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If you don't have /dev/urandom, and you aren't worried about disclosing 
whatever may be on your drive:

dd if=/dev/ad0 of=bigtestfile bs=64k count=15912

where /dev/ad0 is your hard drive (I use FreeBSD, so translate accordingly). 
If that bothers you, read the input data from an unencrypted DVD. 

You can try other values for bs and count (e.g. bs=512k count=1989), but my 
experience is that block sizes around 32k or 64k usually give optimum 
transfer rates on my system.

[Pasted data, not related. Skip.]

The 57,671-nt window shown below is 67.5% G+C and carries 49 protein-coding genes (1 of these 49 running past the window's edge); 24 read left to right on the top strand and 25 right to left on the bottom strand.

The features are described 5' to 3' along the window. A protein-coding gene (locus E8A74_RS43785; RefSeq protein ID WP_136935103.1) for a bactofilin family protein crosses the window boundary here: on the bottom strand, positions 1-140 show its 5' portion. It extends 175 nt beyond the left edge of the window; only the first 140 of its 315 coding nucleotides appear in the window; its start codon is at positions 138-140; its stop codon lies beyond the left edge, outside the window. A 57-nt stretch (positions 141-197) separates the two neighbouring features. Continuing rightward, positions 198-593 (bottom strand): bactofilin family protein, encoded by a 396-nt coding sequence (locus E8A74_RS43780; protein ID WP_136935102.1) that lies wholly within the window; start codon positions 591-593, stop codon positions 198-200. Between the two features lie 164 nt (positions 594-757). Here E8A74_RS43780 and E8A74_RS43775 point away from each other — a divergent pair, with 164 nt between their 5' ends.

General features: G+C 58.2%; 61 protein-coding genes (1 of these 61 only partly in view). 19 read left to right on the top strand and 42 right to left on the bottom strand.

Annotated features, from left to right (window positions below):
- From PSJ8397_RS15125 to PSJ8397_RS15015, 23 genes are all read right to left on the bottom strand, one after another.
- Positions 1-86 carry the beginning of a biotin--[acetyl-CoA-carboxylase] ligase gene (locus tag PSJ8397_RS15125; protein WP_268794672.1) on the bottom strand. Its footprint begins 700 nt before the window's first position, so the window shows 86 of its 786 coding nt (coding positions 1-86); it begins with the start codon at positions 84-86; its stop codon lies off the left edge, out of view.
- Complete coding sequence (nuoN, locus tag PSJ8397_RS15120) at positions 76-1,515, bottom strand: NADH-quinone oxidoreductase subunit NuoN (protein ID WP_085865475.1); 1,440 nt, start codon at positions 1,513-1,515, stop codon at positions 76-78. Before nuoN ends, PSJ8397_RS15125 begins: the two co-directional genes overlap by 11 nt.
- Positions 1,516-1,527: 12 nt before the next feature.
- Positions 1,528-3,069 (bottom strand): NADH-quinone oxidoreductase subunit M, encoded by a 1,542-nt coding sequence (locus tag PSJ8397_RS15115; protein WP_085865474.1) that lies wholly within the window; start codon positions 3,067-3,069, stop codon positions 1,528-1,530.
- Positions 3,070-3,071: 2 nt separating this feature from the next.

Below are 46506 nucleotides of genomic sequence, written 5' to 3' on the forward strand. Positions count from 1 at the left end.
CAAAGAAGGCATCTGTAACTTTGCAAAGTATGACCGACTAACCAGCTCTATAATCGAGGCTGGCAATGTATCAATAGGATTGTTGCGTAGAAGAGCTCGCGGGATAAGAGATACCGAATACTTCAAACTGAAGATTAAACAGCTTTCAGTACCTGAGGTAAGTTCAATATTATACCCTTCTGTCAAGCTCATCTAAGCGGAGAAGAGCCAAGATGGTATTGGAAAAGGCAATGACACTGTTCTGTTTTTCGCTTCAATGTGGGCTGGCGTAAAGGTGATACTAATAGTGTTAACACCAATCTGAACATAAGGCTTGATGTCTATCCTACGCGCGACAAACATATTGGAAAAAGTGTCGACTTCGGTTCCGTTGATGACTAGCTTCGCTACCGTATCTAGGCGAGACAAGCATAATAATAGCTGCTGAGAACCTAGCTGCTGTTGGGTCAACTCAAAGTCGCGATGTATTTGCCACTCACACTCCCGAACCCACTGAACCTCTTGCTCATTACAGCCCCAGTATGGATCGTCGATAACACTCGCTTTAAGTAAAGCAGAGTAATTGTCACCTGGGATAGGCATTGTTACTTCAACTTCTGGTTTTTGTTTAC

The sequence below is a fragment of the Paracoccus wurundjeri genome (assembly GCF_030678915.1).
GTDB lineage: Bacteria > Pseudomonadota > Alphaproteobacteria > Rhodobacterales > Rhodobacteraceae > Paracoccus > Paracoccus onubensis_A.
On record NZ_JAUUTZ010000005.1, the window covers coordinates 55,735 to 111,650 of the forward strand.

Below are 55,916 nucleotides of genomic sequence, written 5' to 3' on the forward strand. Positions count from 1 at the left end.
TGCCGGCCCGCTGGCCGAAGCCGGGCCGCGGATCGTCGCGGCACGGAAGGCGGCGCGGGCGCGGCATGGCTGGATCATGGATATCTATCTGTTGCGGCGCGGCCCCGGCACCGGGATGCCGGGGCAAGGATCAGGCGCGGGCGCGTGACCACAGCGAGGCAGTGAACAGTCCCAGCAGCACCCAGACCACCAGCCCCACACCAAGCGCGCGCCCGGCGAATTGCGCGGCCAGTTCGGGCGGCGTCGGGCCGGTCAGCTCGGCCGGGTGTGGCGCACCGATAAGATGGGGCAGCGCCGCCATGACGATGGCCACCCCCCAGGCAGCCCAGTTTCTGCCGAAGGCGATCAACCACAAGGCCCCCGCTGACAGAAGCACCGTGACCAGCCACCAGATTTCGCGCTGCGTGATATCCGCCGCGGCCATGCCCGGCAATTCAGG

- Bob



On Monday 06 August 2007 08:51, Allen S. Rout wrote:
> So, for debugging purposes (long story) I want to create a couple of
> files which are precisely
>
> 1042808832
>
> bytes long.  We were musing about optimal ways to do this.  I finally
> punted and wrote code:
>
> perl -e
>  ' for ( $i=shift; $i>=0; $i-= 1024 ) {read(STDIN,$b,$i<1024?$i:1024);
> print STDOUT $b } ' 1042808832
>
> note the conceit that I'm pretending to block it. :P
>
> mkfile does not seem to permit the submission of some input stream, so
> you get a file full of zeros.
>
> Of course, doing this with /dev/random takes a while. :)
>
>
> So, how would you-all solve that one?  I have this intuition that
> there's a simpler way I just can't find.
>
>
> - Allen S. Rout